This subproject is one of many research subprojects utilizing theresources provided by a Center grant funded by NIH/NCRR. The subproject andinvestigator (PI) may have received primary funding from another NIH source,and thus could be represented in other CRISP entries. The institution listed isfor the Center, which is not necessarily the institution for the investigator.Recent studies in mice have shown that eliminating dietary leucine in combination with caloric restriction results in rapid loss of visceral fat stores within seventeen days, without negative health effects. The reduction in visceral fat is correlated with reduced hepatic fat synthesis and serum insulin levels. Thus elimination of dietary leucine mimics a fasting response despite the presence of normal levels of fat and carbohydrates in the test diet. Based upon metabolic similarities between rodent and humans, we hypothesize that a low leucine (LowLEU) diet will stimulate a rapid loss of adipose stores in humans. We propose to conduct a human dietary experiment to test this hypothesis. The goal of this research is develop a novel, safe, and efficacious dietary regime for the rapid loss of excess fat stores.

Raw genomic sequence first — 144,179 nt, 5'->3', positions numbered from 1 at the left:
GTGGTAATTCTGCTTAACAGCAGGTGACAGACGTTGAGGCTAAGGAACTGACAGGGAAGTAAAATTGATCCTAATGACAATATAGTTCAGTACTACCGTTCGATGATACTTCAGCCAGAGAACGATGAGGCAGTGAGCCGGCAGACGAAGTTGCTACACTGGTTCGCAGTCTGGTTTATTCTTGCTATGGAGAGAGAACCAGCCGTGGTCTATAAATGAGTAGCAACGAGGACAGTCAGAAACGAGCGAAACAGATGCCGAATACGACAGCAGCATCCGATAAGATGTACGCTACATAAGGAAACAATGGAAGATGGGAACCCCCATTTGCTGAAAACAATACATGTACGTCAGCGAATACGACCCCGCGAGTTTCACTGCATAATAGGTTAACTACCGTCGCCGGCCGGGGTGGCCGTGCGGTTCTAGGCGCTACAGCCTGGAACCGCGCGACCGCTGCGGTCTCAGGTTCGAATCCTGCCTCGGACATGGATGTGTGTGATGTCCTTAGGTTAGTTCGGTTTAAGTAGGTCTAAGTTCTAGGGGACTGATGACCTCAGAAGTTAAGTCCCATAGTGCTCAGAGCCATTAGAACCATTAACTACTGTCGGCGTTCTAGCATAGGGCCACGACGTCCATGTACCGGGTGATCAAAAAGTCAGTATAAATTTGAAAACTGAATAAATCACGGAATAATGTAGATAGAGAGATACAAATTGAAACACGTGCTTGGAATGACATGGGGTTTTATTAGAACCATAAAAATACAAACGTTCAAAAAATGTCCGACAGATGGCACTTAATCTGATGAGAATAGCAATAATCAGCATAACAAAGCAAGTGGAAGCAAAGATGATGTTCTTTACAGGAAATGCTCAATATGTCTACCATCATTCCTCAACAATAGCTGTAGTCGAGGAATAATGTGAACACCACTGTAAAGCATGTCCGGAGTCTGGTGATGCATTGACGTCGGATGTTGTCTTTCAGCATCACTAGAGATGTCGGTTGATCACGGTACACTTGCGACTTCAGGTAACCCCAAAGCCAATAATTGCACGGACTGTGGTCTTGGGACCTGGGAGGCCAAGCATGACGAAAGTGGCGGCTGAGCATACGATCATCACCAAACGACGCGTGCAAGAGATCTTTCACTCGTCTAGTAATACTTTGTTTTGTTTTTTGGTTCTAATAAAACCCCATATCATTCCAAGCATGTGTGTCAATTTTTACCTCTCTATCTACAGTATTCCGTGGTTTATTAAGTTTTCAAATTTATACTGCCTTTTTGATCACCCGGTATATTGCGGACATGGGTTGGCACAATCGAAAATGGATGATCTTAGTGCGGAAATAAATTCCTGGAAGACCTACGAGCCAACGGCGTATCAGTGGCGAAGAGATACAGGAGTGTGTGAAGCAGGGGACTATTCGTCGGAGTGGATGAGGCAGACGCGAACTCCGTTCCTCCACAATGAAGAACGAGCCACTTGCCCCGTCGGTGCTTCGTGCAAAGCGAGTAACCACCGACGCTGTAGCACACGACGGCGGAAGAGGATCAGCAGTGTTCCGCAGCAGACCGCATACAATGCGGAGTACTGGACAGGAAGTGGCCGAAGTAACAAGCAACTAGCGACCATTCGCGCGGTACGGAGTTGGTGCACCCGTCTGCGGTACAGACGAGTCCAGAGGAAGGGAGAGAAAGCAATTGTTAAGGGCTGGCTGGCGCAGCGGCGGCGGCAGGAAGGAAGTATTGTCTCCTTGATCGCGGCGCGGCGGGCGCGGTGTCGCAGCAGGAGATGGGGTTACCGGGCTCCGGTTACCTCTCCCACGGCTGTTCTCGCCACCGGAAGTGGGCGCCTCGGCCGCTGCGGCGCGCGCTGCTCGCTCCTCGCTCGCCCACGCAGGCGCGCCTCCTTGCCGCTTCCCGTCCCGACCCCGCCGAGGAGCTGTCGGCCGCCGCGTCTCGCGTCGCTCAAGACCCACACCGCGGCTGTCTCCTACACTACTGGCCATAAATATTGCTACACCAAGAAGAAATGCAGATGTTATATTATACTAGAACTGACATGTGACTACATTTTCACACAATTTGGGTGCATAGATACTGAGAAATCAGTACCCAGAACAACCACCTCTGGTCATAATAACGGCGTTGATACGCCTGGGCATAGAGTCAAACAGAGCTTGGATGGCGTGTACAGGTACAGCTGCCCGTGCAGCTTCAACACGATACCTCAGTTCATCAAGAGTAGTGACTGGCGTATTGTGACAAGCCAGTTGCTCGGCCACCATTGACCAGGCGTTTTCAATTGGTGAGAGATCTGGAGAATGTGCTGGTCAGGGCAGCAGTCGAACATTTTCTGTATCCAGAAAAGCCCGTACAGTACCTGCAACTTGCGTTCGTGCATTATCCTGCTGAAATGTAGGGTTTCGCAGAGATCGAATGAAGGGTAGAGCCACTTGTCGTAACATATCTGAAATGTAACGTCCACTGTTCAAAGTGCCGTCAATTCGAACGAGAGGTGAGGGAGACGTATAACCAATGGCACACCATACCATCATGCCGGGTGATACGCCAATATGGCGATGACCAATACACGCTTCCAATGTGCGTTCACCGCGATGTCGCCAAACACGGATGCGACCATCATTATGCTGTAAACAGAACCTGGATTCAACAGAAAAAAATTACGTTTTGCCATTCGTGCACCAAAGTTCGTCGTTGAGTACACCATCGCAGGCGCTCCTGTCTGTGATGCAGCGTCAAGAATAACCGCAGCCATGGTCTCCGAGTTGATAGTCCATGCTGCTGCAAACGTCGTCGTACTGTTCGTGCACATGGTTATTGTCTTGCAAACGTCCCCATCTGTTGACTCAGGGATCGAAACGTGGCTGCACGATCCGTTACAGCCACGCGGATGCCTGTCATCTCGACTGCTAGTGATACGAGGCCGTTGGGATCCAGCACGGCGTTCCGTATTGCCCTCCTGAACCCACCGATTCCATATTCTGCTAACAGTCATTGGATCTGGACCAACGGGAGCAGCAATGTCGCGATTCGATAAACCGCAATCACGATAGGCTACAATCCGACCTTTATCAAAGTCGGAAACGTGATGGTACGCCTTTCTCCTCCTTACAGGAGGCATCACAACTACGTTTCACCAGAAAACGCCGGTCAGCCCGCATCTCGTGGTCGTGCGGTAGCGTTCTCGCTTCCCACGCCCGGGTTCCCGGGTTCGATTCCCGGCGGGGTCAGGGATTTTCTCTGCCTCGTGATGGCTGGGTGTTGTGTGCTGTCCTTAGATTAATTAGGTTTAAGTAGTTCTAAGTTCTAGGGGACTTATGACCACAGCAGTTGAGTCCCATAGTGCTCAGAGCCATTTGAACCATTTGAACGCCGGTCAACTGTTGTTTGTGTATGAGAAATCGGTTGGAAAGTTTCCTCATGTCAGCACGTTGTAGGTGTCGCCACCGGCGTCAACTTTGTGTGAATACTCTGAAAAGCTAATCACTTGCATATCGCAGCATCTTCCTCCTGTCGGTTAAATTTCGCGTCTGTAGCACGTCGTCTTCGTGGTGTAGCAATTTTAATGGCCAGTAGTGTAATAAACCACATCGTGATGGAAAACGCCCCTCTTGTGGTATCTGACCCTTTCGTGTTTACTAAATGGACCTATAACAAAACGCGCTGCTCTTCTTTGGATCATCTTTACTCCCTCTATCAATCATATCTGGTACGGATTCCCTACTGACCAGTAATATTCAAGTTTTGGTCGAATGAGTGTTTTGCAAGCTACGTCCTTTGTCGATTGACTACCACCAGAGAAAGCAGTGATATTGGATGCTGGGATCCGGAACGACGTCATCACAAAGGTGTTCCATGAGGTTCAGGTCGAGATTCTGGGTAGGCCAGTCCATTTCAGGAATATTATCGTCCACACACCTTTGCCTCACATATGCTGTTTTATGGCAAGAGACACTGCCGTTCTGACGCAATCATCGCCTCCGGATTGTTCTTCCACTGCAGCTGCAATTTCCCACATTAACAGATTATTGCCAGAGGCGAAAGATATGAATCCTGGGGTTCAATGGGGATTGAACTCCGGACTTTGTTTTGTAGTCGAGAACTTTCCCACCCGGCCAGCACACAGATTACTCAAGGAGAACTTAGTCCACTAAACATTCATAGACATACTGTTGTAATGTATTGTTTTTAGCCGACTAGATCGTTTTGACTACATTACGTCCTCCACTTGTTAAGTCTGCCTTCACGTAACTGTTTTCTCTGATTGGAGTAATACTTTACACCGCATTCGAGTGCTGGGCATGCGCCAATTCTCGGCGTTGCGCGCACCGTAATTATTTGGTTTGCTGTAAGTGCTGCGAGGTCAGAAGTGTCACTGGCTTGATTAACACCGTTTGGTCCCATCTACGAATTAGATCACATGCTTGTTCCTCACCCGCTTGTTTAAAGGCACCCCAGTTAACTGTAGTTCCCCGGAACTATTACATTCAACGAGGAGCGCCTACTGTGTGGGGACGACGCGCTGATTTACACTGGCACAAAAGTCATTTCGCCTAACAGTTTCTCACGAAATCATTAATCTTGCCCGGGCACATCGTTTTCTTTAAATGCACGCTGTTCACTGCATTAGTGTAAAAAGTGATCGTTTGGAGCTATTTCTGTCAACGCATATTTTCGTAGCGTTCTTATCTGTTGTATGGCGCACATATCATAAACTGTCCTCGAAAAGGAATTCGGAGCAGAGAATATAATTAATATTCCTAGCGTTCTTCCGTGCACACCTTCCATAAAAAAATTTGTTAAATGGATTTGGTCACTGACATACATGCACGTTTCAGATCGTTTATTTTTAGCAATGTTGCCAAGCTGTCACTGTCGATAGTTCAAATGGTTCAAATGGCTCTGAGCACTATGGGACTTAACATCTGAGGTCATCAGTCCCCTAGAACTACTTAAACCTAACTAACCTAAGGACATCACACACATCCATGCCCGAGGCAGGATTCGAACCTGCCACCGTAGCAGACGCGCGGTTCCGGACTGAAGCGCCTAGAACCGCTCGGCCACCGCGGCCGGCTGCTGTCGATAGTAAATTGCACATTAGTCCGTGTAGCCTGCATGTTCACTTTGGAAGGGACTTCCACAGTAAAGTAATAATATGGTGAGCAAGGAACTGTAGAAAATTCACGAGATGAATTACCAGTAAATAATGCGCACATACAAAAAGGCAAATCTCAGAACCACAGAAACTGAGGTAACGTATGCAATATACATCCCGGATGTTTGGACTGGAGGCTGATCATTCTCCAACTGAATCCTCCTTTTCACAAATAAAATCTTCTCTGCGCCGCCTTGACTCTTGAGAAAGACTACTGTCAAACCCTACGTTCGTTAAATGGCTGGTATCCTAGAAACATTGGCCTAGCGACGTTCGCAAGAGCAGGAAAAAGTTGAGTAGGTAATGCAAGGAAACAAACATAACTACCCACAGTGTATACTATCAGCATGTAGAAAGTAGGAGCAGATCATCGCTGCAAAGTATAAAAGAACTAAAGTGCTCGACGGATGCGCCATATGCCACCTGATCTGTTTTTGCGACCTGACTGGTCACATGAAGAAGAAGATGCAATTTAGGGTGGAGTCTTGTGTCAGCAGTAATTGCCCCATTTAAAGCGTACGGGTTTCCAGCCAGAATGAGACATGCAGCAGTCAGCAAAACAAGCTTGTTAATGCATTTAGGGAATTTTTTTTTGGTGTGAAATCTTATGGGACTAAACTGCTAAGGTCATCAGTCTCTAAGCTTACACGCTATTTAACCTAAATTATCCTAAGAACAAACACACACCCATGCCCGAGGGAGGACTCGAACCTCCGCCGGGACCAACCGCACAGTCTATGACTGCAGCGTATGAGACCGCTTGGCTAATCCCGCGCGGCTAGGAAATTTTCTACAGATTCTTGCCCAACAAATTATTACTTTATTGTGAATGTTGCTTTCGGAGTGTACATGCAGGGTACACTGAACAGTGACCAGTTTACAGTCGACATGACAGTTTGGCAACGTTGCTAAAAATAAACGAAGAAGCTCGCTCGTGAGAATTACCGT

The specific aims of the study will be to: (1) Determine if a low leucine diet in combination with moderate caloric restriction will result in rapid loss of excess adipose stores in overweight (BMI= 25-30) individuals. (2) Determine if a low leucine diet is tolerated by test subjects. (3) Determine if a low leucine diet is safe as a short-term diet. The proposed LowLEU diet experiment will be conducted over 14 days and will entail 48 test subjects half of which will be administered the LowLEU diet (7% RDA) and half administered the identical diet but with normal leucine levels. Body composition and metabolic parameters will be assessed before and after the 14 day treatment period. We expect to see a rapid reduction in adipose stores as revealed by DXA body composition and BMI analysis. This is a pilot project for which we hope to use for the basis of grant proposal to the NIH to examine the impact of altering dietary essential amino acids in the treatment of obesity and diabetes.

Agency
National Institute of Health (NIH)
Institute
National Center for Research Resources (NCRR)
Type
General Clinical Research Centers Program (M01)
Project #
5M01RR010732-14
Application #
7718875
Study Section
National Center for Research Resources Initial Review Group (RIRG)
Project Start
2008-04-01
Project End
2009-03-31
Budget Start
2008-04-01
Budget End
2009-03-31
Support Year
14
Fiscal Year
2008
Total Cost
$36,513
Indirect Cost
Name
Pennsylvania State University
Department
Type
Schools of Medicine
DUNS #
129348186
City
Hershey
State
PA
Country
United States
Zip Code
17033
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